seven sins shooters commit

Discussion in 'General Gun Discussions' started by rust collector, Sep 18, 2022.

  1. 230RN
    • Contributing Member

    230RN I keep pushing that pendulum back.

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    Helpful would be to post big signs at every entry which emphasize the fact that they will be required to own a firearm to register to vote and own property. Add "TURN AROUND AT NEXT EXIT."

    You don't have to make any actual laws to that effects, since Califorians automatically believe everything they read.

    Terry scurries away and hides, knowing full well that contrary to forum rules, he is denigrating a whole class of people. Nyah-nyah!
     
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  2. irishlad

    irishlad Member

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    That's what we were saying about everybody moving to California 50-60 years ago:). I was born there and we had fantastic upland, waterfowl hunting and salt water fishing back in the 50s,60s and 70s when I was growing up. I left over 20 years ago.
     
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  3. 230RN
    • Contributing Member

    230RN I keep pushing that pendulum back.

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    Yes, I remember Skeeter Skelton talking about the shooting opportunities there, like pig hunting.

    Colorado is suffering the same fate and I'm in danger here of waxing political.
     
    Last edited: Sep 20, 2022
  4. gyp_c2

    gyp_c2 Member

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    Those guys? :what:
    They may know a little about the subject.
    ;)
     
  5. 230RN
    • Contributing Member

    230RN I keep pushing that pendulum back.

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    There was a discussion a while ago about robberies of convenience stores where I pointed out the criminal's rule that "Dead witnesses can't testify."

    I don't know if this is legit under THR rules, but I noticed that JPFO (Jews for the Preservation of Firearms Ownership) had a recent alert on the subject.

    "Danger of 'Giving
    Robbers What They Want' "
    Full:
    https://jpfo.org/alerts2022/alert20220920.htm

    I was surprised to find this site a couple of years ago since it had always been my impression that institutionally, Jews hated guns.

    Terry, 230RN
     
    Last edited: Sep 21, 2022
  6. Heir Kommt Die Sonne

    Heir Kommt Die Sonne Member

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    My personal inputs:

    1.: True enough and is probably the most important thing they talked about. Train for what is most probable, make sure you're proficient at whats probable.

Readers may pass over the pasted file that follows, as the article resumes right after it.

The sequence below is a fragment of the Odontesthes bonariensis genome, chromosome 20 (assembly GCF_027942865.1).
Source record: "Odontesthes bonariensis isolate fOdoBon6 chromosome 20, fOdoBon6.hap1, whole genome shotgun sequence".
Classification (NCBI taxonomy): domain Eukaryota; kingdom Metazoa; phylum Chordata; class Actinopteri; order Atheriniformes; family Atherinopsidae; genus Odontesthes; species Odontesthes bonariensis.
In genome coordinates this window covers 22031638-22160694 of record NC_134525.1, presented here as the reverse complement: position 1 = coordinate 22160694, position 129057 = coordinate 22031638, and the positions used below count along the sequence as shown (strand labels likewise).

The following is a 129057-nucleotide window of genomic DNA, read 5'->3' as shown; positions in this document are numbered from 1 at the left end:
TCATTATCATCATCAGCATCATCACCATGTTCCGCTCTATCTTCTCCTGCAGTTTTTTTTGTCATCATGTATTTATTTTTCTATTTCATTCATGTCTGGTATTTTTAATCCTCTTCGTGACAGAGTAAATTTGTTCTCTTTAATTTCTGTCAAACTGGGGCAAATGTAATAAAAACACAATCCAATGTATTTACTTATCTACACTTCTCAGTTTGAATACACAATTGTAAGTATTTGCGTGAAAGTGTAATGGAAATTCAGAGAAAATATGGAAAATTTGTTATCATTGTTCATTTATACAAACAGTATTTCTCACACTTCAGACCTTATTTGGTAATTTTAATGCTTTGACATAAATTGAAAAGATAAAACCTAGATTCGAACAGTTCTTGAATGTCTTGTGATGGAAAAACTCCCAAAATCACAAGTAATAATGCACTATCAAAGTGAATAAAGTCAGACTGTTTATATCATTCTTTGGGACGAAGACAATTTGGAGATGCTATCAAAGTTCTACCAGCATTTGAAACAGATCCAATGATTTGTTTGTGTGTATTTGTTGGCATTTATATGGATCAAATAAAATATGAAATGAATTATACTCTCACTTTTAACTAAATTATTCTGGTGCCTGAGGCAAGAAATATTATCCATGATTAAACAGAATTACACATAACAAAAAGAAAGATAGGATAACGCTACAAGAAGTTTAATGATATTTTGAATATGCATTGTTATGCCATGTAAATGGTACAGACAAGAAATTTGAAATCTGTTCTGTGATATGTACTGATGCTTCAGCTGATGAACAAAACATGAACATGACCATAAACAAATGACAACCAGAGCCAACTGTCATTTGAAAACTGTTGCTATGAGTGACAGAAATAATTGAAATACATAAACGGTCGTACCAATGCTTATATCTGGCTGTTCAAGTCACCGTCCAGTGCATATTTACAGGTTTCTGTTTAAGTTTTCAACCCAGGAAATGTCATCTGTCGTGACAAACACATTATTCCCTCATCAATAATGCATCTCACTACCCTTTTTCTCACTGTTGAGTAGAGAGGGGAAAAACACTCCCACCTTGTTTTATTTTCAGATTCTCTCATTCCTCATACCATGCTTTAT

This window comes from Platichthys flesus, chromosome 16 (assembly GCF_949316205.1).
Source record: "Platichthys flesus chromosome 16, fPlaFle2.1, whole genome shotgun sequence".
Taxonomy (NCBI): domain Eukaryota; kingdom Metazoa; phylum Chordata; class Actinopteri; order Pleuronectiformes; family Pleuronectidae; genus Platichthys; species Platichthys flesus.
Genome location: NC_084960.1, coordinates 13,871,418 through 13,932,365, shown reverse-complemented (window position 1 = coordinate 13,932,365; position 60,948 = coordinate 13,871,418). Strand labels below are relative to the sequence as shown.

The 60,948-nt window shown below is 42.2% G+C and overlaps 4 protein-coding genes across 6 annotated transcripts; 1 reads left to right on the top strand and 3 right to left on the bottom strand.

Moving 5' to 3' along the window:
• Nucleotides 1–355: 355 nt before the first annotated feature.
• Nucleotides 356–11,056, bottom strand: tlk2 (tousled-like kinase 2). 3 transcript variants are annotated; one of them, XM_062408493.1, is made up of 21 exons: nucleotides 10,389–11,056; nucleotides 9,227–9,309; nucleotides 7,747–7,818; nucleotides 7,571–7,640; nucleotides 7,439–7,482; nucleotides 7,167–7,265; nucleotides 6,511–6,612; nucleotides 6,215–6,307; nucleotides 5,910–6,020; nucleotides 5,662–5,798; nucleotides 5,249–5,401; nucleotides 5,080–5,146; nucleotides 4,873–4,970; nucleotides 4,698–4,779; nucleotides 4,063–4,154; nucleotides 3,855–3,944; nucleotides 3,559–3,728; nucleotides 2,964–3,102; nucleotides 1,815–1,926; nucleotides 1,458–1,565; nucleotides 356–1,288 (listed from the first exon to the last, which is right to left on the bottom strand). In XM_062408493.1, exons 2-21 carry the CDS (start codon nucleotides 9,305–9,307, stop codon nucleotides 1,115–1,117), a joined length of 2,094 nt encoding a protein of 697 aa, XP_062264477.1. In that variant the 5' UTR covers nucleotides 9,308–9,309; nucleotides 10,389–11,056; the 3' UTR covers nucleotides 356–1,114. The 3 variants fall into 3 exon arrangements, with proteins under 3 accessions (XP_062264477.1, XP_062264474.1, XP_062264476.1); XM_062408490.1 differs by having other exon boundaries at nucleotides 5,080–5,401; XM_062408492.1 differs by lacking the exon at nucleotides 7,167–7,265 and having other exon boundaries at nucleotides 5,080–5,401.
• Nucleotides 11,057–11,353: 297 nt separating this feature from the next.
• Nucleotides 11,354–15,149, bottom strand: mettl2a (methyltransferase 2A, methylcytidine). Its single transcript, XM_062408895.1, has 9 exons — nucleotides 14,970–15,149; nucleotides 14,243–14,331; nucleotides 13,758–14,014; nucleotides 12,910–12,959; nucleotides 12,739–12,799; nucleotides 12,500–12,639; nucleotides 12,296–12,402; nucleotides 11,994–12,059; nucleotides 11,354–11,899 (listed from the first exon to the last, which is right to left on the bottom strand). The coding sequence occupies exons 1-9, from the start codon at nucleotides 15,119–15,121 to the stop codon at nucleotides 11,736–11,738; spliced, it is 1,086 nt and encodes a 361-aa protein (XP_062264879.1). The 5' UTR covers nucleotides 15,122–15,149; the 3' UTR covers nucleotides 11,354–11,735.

3.: Nothing more to add other than their comment about a good belt goes with a good holster comment. Im guilty of this, picked out some comfortable holsters but my belts are still deplorable. Should probably just suck it up and spend the 40 dollars on a good belt.
    4.: True enough. Actually it was a online video game, years ago that taught me this. A game where you're defending a downed helicopter for several in-game days. The game allows you to buy all these gadgets for your weapons but playing the game over and over again I realized most of those gadgets dont improve the game at all. Later as a adult, I realized this was exactly true in real life as well. Yes if you have problems (like eyesight, or poor grip, etc.) spend money to fix those issues, Nothing wrong wiht putting a good scope on your gun if you truly need it.
    5.: The way I see this is if you focus on accuracy first, and master that skill in of itself, over time youll start getting faster anyway, while your accuracy remains the solid same.
    6.: This one is probably the weakest (maybe I just haven't met anyone who's actually done this to a defense gun?) but yes, in genral we want to avoid modifying our carry guns as much as possible. Dont carry a gun unless you confirm it can cycle 200 rounds without failure.
    7.: This one I will have to disagree on, and its only because Something is at least better than nothing
     
  7. wally

    wally Member

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    This is the only one I have an issue with. While you certainly can't miss fast enough to win, it is trivial to be slow enough to lose while looking to place an accurate shot. The first one to put a bullet into a 6-8" circle centered on the sternum at the range of the encounter will pretty much always win, unless body armor is involved. But even a poor hit fired before the opponent can get of a shot will mess up their aim and buy you more time for a slower more accurate followup shot.